Miami Gardens - Opa-locka

A father moves after his 3 kids are shot. Then it happened again to a fourth

Miami Gardens police on Tuesday investigate a shooting that killed two.
Miami Gardens police on Tuesday investigate a shooting that killed two.

In early June, distraught over a shooting inside his home that left two children with gunshot wounds and a third child dead, Tremelle Raymond Sr. vowed he was moving out of Liberty City.

He did. It didn’t matter.

Early Tuesday morning, his fourth child, 16-year-old Jemelle Raymond was shot dead inside a car in a quiet Miami Gardens residential neighborhood. Also killed was 18-year-old Dre’quan Burnett. A third person, Rodney Goree, 20, was shot but is expected to survive.

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Miami Gardens Police Maj. Ralph Suarez said he wasn’t certain of a motive, but it seemed it was gang-related. The shooter or shooters haven’t been caught.

“We’re not exactly sure what we have,” Suarez said. “It looks more like a gang retaliation shooting.”

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A woman who asked that she not be identified told Miami Herald news partner CBS4 that she believed the June 2 shooting that claimed the life of Jemelle’s 18-year-old brother, Tremelle Raymond Jr., was actually meant for Jemelle.

“They say it was meant for him but they got the brother. All the foolishness going on and retaliation and stuff,” she said.

Miami Gardens crime scene detectives labored well into Tuesday morning, taking pictures at the shooting scene and gathering evidence. They didn’t say much other than that police received a call about shots fired shortly after midnight, responded and found the three victims.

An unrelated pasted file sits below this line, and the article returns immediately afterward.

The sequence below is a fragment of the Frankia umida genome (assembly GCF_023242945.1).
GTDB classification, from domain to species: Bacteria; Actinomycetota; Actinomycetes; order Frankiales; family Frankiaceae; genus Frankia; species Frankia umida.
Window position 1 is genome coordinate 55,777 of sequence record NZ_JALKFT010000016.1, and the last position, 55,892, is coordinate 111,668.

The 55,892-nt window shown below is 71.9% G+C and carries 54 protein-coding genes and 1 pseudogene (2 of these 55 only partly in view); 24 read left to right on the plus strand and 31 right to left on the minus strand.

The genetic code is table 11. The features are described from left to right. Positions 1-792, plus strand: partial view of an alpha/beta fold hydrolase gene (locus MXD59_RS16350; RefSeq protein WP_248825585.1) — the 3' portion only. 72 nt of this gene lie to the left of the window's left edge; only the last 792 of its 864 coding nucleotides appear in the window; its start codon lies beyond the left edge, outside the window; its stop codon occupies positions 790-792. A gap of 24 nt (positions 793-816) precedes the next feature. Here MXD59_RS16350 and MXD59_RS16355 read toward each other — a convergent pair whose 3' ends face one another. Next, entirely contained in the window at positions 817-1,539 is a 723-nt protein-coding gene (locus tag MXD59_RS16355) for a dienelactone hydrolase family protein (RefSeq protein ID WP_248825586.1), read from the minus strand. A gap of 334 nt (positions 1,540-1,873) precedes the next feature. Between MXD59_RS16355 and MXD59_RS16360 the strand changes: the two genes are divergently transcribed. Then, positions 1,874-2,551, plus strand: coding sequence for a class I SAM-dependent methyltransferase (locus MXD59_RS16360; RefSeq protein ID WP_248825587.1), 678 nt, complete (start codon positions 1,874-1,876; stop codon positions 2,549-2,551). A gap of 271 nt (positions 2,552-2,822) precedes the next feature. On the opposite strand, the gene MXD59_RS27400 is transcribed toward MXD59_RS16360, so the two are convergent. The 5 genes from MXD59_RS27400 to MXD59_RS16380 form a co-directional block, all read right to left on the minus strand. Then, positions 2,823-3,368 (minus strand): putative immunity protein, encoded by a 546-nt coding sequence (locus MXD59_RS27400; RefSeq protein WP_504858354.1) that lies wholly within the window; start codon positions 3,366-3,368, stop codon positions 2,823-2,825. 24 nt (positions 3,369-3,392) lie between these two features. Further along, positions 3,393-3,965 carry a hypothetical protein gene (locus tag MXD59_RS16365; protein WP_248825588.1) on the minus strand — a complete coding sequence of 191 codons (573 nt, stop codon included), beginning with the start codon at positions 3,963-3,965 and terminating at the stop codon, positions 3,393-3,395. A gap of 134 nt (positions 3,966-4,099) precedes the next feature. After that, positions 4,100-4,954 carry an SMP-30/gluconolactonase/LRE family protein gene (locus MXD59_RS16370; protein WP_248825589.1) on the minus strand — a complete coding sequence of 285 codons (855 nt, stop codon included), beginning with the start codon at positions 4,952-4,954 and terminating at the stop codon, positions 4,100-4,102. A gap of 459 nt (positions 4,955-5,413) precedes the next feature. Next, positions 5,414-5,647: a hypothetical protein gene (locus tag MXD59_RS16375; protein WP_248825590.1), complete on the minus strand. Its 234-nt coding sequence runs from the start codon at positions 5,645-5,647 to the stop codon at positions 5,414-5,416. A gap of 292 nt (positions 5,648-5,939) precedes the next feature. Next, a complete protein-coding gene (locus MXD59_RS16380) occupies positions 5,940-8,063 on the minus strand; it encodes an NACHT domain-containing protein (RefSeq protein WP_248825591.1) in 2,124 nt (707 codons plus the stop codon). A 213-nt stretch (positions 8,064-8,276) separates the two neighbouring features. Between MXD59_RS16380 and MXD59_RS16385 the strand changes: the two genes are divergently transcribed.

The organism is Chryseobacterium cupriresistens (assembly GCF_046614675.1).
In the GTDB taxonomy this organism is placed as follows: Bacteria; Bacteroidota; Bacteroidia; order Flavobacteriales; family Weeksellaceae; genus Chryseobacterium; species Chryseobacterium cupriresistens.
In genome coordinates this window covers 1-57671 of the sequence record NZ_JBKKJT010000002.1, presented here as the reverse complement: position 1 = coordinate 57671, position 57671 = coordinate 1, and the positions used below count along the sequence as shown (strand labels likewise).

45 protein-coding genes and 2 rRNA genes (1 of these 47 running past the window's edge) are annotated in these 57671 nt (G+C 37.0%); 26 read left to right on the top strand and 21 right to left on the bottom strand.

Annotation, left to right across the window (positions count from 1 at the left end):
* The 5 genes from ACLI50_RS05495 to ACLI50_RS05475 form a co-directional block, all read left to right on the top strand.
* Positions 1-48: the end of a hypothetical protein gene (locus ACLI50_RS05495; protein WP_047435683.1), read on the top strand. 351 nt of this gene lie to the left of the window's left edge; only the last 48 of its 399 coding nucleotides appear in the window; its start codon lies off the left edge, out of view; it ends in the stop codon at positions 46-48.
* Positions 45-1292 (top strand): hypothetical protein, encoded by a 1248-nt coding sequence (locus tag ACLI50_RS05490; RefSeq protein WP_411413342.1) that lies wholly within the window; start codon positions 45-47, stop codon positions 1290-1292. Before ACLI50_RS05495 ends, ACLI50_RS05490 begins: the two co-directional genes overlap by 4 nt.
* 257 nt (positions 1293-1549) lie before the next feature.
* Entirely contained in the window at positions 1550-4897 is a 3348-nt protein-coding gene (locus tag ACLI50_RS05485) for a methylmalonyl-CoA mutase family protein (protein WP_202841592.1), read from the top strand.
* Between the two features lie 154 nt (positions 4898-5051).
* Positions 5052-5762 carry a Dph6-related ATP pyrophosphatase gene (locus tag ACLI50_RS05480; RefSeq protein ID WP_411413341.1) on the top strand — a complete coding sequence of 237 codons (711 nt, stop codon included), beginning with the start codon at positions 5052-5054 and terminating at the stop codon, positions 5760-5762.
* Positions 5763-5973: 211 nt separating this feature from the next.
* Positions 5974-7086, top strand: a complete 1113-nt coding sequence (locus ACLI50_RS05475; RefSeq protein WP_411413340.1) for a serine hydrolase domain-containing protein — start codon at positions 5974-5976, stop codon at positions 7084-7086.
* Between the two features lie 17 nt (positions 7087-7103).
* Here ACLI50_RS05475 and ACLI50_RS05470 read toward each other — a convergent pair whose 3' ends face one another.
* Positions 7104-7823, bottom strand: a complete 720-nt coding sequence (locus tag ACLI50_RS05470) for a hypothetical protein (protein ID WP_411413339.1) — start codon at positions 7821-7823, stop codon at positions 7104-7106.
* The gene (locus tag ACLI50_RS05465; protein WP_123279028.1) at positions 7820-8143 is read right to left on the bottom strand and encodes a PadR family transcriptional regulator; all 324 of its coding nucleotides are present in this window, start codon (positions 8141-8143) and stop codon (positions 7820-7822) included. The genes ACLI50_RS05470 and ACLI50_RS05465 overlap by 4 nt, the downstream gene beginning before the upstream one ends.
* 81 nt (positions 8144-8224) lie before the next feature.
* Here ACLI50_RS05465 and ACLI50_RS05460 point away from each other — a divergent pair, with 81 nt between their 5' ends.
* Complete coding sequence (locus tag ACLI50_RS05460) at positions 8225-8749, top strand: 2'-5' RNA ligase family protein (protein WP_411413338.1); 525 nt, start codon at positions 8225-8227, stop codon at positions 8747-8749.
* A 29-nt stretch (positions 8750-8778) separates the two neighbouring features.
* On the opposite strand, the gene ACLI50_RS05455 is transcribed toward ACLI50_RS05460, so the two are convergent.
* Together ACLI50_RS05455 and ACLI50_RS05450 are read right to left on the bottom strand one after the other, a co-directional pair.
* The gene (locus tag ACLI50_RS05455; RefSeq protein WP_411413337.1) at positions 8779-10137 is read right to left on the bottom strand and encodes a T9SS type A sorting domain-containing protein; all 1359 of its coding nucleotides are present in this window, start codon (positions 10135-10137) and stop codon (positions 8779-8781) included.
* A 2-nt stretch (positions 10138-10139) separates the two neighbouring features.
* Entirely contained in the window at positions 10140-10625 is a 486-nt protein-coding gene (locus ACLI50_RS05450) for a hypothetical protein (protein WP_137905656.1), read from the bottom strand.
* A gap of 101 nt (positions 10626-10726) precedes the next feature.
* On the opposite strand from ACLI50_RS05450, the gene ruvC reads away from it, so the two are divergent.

Jemelle was dead in the car. Burnett died a short while later at Jackson Memorial Hospital, where Goree was also taken.

The shooting happened in the backyard of a home at 2435 NW 168th St., a neighborhood of single-family homes with mostly groomed yards filled with oak and mango trees. Jemelle’s body was found in a dark car in the yard just off Northwest 24th Court, against a plastic, white picket fence.

The windshield, driver’s side door and window were pockmarked with bullet holes. Jemelle’s body remained in the car as it was towed to the morgue later in the morning. Another vehicle, a white SUV that was stopped in the swale under a large oak, was also shot up.

The yard, which is not fenced in, was filled with garbage and recycling cans, lawn chairs and a basketball. A basketball net attached to a pole leaned against an oak. A teddy bear was tied to the pole.

The white picket fence separating the home from a neighbor and where the bullet-riddled car came to a rest, had at least four gunshot holes. It wasn’t clear Tuesday if a woman living in the home where Jemelle and Burnett were killed was Jemelle’s grandmother or great grandmother.

“I heard the shots, ‘Pow, pow, pow, pow.’ I rolled out of my bed on the floor,” neighbor Inez Harris told CBS4.

Miami Gardens Public Affairs Director Petula Burks asked for the public’s help in capturing the shooters.

“We need as much info as possible to get them in custody,” she said.

Jemelle’s shooting continued a string of gunfire deaths of teens and children, mostly in the Liberty City and Miami Gardens areas, that this year had reached 13 by the middle of June. Last year, 35 children and teenagers were killed by guns. In all, more than 335 have been killed the past decade.

Jemelle’s death cemented the fears of Raymond Sr., who four weeks ago told the Miami Herald that he stopped watching the news and planned to move from his Liberty City home because too many children were getting shot.

On June 2, his oldest son, Tremelle Raymond Jr., was on the phone with his girlfriend when shooters showed up. He ran for cover into his home in the 6900 block of Northwest Sixth Court. The shooters followed, firing through the front door.

Raymond Jr. was killed. Shot in the hand was his 11-year-old sister. His 13-year-old brother was shot behind the knee. Both recovered.

“They saw little kids there and kept shooting,” Raymond Sr. said.

After that incident, Raymond Sr. speculated the shooting might have come after a fight at an alternative school his son attended. On Tuesday, Raymond Sr. could not be reached. Miami police said he moved and they aren’t sure how to reach him.

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